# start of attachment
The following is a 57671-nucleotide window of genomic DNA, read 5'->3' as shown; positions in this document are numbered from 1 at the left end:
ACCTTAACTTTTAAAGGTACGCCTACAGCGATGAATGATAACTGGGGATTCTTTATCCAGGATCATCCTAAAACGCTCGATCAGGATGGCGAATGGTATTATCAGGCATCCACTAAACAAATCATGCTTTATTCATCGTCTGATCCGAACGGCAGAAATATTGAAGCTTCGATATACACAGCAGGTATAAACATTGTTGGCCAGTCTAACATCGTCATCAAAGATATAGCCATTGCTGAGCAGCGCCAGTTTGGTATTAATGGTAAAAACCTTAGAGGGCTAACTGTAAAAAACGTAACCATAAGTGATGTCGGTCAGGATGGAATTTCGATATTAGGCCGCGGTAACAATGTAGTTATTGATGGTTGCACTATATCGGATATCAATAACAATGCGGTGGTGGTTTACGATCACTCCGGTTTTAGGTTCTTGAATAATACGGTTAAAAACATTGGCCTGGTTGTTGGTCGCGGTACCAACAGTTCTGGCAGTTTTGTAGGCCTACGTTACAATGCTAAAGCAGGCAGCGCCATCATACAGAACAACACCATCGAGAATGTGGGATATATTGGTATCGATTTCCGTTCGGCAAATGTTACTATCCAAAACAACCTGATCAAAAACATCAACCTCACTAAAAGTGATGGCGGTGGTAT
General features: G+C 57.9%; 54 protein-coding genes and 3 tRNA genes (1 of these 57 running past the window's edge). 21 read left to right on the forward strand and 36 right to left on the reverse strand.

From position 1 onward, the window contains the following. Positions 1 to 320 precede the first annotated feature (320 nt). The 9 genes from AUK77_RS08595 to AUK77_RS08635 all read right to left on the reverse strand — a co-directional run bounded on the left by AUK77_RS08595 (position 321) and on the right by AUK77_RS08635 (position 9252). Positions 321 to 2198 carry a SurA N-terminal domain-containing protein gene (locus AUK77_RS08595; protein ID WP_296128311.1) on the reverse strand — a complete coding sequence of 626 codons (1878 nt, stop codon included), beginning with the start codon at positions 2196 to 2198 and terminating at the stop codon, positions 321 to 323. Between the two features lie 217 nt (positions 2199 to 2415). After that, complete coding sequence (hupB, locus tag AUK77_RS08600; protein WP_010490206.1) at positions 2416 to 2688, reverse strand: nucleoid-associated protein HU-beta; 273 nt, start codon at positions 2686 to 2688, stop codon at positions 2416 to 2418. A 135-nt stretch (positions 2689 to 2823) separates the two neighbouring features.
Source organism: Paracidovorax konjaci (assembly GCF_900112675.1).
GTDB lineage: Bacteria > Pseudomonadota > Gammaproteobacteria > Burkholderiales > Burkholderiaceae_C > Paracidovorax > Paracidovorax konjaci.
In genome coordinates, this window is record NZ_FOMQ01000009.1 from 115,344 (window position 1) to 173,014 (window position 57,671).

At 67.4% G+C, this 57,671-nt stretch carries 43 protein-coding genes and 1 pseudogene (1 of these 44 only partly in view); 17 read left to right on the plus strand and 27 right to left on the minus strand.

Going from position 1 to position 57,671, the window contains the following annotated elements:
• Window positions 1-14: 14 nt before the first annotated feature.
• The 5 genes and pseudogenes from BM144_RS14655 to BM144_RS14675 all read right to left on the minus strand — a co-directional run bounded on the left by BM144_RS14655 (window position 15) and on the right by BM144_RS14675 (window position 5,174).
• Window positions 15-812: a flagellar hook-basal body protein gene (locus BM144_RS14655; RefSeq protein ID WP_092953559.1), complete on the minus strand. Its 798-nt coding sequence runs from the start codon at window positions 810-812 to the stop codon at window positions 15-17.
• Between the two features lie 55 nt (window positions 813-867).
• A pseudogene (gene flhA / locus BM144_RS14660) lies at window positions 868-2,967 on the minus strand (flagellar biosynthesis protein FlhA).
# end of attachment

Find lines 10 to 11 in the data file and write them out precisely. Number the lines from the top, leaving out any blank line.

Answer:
• Window positions 1-14: 14 nt before the first annotated feature.
• The 5 genes and pseudogenes from BM144_RS14655 to BM144_RS14675 all read right to left on the minus strand — a co-directional run bounded on the left by BM144_RS14655 (window position 15) and on the right by BM144_RS14675 (window position 5,174).